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  • Writer's pictureKeith Groninger

Understanding Ventilation and Dehumidification - A green building lesson

Groninger Custom Homes builds green and sustainable custom homes in Winter Park, Orlando and Central Florida

Ventilation and Dehumidification are critical talking points, especially here in Florida. Until recently they were discussed little, but the way we build homes is changing and they are now important issues.

A well-insulated home will maintain its temperature during moderate times of the year. As a result, the air-conditioning system will not operate very much. Typical thermostats only measure air temperature, but humidity, air movement and air quality all affect our comfort. Cooking, showers, and even breathing raise the humidity level in the home.

When the humidity level is too high, moisture ceases to evaporate from our skin making us feel clammy and sticky. Even light breezes lose their refreshing feel. High humidity levels support the growth of mold and mildew, and allow the air we breath to carry more impurities not present at lower levels.

Here in Florida during the spring and fall, without the use of air-conditioning, humidity levels will rise in the home causing uncomfortable and potentially even unhealthy conditions. Efficient dehumidification without the added expense of operating the AC or heating system, is the answer to lowering humidity levels and increasing comfort. We have several interesting articles available for view in our Building Science collection if you want to learn more.

To summarize: more insulation + tighter construction = less AC & more humidity. I’m a big believer in dehumidification but not a big supporter of ASHRAE and EnergyStar ventilation requirements. If the sources of indoor pollutants are removed and some exterior doors and windows are opened occasionally, a basic ventilation plan can be adopted. The building code requirements for ventilation do not sufficiently address the unique climate we have in Florida. There isn't enough room in this article to thoroughly discuss ventilation and dehumidification needs for your Central Florida home but hopefully you realize this is an important discussion you should have with your builder.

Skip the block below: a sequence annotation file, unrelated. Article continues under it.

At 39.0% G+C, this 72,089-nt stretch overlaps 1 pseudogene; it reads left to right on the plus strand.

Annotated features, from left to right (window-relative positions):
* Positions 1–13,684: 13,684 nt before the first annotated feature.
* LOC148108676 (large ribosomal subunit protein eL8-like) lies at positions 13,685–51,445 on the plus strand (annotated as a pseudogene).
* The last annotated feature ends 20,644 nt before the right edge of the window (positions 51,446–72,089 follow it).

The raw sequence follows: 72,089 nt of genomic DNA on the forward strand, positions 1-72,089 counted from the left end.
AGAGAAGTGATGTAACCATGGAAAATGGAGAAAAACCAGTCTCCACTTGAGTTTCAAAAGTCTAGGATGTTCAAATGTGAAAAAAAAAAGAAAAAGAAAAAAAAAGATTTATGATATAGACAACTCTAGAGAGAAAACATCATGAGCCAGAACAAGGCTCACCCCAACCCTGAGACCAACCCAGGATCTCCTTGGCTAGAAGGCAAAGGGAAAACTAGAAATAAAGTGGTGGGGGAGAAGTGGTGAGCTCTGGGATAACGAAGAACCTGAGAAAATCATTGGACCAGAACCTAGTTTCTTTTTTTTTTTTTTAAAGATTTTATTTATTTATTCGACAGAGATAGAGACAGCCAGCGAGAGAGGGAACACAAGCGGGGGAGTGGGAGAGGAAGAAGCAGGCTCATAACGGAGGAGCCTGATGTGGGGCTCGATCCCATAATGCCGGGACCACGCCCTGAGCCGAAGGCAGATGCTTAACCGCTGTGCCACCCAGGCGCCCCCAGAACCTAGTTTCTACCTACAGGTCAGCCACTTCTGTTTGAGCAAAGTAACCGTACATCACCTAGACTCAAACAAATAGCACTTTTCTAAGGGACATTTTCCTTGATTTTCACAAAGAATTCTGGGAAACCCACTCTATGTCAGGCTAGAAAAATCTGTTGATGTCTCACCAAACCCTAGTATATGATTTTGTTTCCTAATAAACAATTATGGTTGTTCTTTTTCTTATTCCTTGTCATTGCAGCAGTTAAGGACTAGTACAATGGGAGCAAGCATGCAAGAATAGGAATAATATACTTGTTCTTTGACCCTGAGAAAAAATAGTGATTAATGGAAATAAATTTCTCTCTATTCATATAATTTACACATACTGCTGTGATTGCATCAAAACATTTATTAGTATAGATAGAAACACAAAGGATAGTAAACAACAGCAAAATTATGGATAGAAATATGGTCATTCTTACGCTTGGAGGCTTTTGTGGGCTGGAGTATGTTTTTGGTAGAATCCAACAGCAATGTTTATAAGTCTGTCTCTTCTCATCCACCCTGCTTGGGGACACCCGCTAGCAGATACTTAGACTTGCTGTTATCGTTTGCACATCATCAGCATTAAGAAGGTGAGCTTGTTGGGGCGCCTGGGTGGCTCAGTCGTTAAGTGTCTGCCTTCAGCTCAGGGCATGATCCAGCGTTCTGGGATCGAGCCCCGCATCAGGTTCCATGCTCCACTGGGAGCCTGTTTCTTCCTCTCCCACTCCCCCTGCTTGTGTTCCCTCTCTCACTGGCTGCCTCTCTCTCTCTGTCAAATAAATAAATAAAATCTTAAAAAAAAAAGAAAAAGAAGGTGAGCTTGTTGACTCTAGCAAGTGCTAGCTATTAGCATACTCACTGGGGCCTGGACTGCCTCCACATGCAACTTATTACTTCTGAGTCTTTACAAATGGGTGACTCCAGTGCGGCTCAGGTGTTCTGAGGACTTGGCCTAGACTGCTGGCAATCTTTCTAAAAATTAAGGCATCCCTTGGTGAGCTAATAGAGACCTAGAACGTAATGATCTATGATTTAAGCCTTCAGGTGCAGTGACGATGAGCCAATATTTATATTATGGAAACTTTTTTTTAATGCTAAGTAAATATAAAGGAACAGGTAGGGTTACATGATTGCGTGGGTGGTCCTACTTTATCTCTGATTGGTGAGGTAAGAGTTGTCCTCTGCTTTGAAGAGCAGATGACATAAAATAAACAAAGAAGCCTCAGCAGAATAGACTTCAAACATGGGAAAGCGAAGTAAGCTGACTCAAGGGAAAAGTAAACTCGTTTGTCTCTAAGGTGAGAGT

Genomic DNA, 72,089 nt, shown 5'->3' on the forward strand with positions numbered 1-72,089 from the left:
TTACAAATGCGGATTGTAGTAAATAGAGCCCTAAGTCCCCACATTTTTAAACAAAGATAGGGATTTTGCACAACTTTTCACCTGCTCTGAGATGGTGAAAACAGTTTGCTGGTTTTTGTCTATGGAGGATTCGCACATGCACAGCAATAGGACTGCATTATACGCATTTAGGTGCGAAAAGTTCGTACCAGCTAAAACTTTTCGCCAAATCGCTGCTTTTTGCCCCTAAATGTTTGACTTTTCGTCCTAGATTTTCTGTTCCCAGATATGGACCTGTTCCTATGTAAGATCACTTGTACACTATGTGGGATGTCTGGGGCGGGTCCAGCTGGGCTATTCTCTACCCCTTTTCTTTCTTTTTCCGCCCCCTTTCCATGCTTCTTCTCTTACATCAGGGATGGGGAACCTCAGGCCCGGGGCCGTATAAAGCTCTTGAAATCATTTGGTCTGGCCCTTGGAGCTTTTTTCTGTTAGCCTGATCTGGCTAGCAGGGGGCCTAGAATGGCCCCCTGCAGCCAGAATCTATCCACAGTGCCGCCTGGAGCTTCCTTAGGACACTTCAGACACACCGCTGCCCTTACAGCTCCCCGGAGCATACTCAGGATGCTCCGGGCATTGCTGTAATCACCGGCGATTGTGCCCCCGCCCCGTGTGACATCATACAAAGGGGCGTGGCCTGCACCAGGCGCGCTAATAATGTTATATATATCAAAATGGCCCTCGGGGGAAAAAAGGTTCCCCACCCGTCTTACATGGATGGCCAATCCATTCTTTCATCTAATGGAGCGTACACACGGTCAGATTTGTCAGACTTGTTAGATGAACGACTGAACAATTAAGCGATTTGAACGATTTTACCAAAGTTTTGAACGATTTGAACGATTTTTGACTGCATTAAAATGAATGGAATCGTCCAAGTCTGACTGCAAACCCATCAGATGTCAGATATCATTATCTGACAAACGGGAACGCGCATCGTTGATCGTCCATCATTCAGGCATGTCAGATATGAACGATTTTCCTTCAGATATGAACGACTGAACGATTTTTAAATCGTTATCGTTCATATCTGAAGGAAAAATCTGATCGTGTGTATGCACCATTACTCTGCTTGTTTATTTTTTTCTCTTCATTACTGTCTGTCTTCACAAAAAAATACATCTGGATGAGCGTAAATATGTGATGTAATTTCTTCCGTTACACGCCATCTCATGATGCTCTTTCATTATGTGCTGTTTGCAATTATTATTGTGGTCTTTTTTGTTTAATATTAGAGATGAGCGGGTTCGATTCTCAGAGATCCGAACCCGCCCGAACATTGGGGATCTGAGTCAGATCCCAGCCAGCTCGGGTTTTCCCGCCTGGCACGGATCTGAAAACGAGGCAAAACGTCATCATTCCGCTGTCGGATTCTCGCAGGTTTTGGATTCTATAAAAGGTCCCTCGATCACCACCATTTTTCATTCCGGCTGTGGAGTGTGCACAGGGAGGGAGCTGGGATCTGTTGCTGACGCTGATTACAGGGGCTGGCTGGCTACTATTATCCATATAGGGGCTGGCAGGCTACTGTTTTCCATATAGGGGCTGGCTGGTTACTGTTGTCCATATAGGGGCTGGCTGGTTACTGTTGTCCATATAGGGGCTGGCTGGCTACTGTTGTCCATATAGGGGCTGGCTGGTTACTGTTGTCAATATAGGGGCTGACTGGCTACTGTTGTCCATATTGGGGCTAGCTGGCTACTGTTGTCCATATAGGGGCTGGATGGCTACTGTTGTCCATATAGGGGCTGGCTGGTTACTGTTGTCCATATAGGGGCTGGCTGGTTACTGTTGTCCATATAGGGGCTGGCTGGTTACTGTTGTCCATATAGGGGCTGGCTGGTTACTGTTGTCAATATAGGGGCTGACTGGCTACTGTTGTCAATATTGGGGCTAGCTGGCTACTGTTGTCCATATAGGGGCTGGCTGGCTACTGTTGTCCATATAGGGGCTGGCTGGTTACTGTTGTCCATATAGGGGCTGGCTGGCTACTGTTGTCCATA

Some additional articles that compliment this topic:

Little is more meaningful and personal than a home, and the experience of designing and building your own home should be rewarding and enjoyable. Choosing a builder is difficult. The process of designing and building a home involves numerous decisions about components, systems and services selected from criteria that includes price, quality, appearance and performance. How can you possibly understand everything unless the builder is willing to share all of the information?   

Allow us to introduce you to The GCH Way of building your next home. Please let us know if you have any questions. Keith Groninger

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